Texas governor shakes up panel probing 2004 execution


A family photo shows Cameron Todd Willingham with his wife, Stacy, and daughters Kameron, Amber and Karmon.
Texas Gov. Rick Perry has shaken up a state commission that is probing whether a man executed in 2004 belonged on death row. Perry’s move forces the commission to delay a scheduled hearing on the case.

The governor acted two days before the commission was to hear from an expert who has cast doubt about the quality of the arson investigation that helped convict Cameron Todd Willingham of murder in the deaths of his three daughters in a fire at their home. Death-penalty opponents say a thorough review of the Willingham case may force Texas to admit that it executed an innocent man. The Texas governor and others, however, say they remain convinced of Willingham’s guilt. Perry replaced the chairman of the Texas Forensic Science Commission and declined to reappoint two commission members. The commission was to hear testimony Friday from Craig Beyler, an arson investigation expert. He wrote the latest of three reports critical of the testimony that helped prosecutors convict Willingham of murder in 1992. The governor’s office told CNN the moves were a routine replacement of members whose terms had expired. In Ardmore, Oklahoma, however, where Willingham’s family lives, his stepmother said she was “shocked and disappointed” by the abrupt postponement of Friday’s hearing. “What good is it going to be having a commission if they don’t have the freedom to investigate and find out what really happened” Eugena Willingham asked.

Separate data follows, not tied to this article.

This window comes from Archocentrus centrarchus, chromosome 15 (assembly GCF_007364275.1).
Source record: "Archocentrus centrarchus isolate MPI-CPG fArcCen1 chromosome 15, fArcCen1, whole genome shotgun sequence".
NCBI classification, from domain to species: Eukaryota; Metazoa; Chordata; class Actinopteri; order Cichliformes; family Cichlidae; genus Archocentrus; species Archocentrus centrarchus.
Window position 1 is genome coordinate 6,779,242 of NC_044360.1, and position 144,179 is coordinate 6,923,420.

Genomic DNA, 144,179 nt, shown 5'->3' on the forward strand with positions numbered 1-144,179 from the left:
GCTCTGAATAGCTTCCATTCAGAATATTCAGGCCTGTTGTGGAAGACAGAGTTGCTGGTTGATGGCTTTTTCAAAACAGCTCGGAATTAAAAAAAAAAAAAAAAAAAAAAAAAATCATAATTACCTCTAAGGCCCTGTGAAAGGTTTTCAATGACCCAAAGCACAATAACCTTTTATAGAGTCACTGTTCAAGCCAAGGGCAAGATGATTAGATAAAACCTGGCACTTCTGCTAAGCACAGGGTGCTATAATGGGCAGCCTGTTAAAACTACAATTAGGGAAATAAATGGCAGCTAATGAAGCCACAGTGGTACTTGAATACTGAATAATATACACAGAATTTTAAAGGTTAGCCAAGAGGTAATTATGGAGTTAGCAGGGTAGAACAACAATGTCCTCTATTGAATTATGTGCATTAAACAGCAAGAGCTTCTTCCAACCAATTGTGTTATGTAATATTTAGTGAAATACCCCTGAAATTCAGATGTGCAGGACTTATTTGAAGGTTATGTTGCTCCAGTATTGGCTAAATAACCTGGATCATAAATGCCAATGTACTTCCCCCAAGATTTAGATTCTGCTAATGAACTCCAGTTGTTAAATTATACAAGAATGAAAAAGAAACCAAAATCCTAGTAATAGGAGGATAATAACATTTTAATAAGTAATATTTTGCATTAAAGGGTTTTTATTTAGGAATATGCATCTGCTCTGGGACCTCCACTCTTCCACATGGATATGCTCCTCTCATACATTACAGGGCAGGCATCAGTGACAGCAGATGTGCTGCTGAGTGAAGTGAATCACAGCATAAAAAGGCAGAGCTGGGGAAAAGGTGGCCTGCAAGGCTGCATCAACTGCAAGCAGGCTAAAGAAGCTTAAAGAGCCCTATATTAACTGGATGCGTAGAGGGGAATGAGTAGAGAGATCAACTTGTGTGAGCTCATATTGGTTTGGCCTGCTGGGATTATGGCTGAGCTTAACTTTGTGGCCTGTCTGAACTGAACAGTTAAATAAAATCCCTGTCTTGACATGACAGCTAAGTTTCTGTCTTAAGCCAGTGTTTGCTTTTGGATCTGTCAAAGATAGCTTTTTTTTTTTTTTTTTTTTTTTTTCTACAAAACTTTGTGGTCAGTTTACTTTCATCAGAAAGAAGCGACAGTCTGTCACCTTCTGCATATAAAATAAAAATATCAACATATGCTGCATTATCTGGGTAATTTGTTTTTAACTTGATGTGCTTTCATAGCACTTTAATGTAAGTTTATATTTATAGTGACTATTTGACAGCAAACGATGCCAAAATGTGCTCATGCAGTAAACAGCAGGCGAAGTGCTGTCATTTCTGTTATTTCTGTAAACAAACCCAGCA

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Barry Scheck, co-founder of the Innocence Project — which assists prisoners who could be proven innocent through DNA testing — called the governor’s decision “troubling.” He compared it to a series of resignations and firings that happened one night in October 1973 as President Richard Nixon sought to thwart an investigation into the Watergate scandal. “This is like the Saturday night massacre,” Scheck said in a statement. “Rather than let this important hearing go forward … the Governor fires the independent chairman and two other members of this Commission. It’s like Nixon firing [special Watergate prosecutor] Archibald Cox to avoid turning over the Watergate tapes.” The Innocence Project examined Willingham’s case in 2006, and concluded that “expert arson analysis shows an innocent man was executed.” It referred the case to the Texas Forensic Science Commission. Willingham was accused of setting a fire in his home in Corsicana, Texas, that killed his three daughters. He insisted on his innocence until the end. Perry, who says he remains convinced of Willingham’s guilt, replaced commission Chairman Sam Bassett on Wednesday with John Bradley, the district attorney of Williamson County, near Austin. He replaced another member, Aliece Watts, with San Antonio forensic pathologist Norma Farley. The governor also did not reappoint Alan Levy, a prosecutor in Fort Worth’s Tarrant County. As a result of the shakeup, the Forensic Science Commission put off Friday’s scheduled session with Beyler, who wrote a scathing report about the arson investigation that led to Willingham’s arrest. The Beyler report concludes that the findings at the heart of Willingham’s conviction — that the fire that killed his daughters was set deliberately — “could not be sustained” by either modern science or the standards of the time. Two previous reports by other experts also concluded that the fatal blaze was not arson, but Beyler’s is the first commissioned by the state. One investigator, Beyler said in the report, approached his job with an attitude “more characteristic of mystics or psychics” than with that of a detective who followed scientific standards. Beyler was to answer questions about his conclusions Friday in a public forum, but the commission “will need time to regroup and reorganize,” its staff coordinator, Leigh Tomlin, told CNN. Bassett said in a statement he is disappointed that the governor replaced him as chairman of the Texas Forensic Science Commission. He said the commission “should not get involved in debates about larger issues — such as guilt or innocence in a particular case” but that it’s important to continue investigating the Willingham case. “In my view, we should not fail to investigate important forensic issues in cases simply because there might be political ramifications,” he said. Bassett told CNN that he had asked to be reappointed to the commission, but, he said, “obviously, Governor Perry had other plans.” He would not say whether he thought his replacement was politically motivated, but added, “I’m worried the good work of the commission will get tabled.” Meanwhile, Corsicana Police Sgt. Jimmie Hensley, the lead investigator in the Willingham case, dismissed as “Monday-morning quarterbacking” reports that raise questions about the quality of the investigation that prosecutors used to win a conviction against Willingham. “I’m firmly a believer that justice was served,” he said.

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